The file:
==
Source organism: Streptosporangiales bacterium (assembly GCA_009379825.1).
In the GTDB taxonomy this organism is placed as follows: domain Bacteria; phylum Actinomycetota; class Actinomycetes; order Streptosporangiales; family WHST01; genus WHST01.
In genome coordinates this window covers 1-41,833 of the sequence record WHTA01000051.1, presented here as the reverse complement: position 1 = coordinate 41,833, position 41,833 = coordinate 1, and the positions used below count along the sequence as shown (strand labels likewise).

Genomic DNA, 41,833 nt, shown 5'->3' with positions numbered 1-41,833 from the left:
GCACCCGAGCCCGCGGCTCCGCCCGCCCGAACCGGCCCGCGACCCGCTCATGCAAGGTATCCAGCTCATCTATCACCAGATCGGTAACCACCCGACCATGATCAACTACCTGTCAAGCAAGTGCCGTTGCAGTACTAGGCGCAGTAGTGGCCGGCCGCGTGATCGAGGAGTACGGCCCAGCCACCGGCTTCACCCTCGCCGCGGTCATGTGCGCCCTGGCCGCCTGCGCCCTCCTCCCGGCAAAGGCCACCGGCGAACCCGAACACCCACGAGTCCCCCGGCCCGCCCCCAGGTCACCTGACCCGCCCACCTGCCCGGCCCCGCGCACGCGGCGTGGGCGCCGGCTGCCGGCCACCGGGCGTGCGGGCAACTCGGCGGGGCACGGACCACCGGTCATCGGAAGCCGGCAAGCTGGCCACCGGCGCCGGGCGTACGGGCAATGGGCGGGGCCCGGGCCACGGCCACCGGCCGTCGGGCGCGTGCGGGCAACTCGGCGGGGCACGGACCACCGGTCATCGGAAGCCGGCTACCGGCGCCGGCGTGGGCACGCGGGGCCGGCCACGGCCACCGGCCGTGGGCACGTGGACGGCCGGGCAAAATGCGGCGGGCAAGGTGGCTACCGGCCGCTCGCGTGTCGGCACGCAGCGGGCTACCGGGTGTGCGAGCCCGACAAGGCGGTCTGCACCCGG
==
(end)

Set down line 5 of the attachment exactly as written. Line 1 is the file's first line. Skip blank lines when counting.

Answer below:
GCACCCGAGCCCGCGGCTCCGCCCGCCCGAACCGGCCCGCGACCCGCTCATGCAAGGTATCCAGCTCATCTATCACCAGATCGGTAACCACCCGACCATGATCAACTACCTGTCAAGCAAGTGCCGTTGCAGTACTAGGCGCAGTAGTGGCCGGCCGCGTGATCGAGGAGTACGGCCCAGCCACCGGCTTCACCCTCGCCGCGGTCATGTGCGCCCTGGCCGCCTGCGCCCTCCTCCCGGCAAAGGCCACCGGCGAACCCGAACACCCACGAGTCCCCCGGCCCGCCCCCAGGTCACCTGACCCGCCCACCTGCCCGGCCCCGCGCACGCGGCGTGGGCGCCGGCTGCCGGCCACCGGGCGTGCGGGCAACTCGGCGGGGCACGGACCACCGGTCATCGGAAGCCGGCAAGCTGGCCACCGGCGCCGGGCGTACGGGCAATGGGCGGGGCCCGGGCCACGGCCACCGGCCGTCGGGCGCGTGCGGGCAACTCGGCGGGGCACGGACCACCGGTCATCGGAAGCCGGCTACCGGCGCCGGCGTGGGCACGCGGGGCCGGCCACGGCCACCGGCCGTGGGCACGTGGACGGCCGGGCAAAATGCGGCGGGCAAGGTGGCTACCGGCCGCTCGCGTGTCGGCACGCAGCGGGCTACCGGGTGTGCGAGCCCGACAAGGCGGTCTGCACCCGG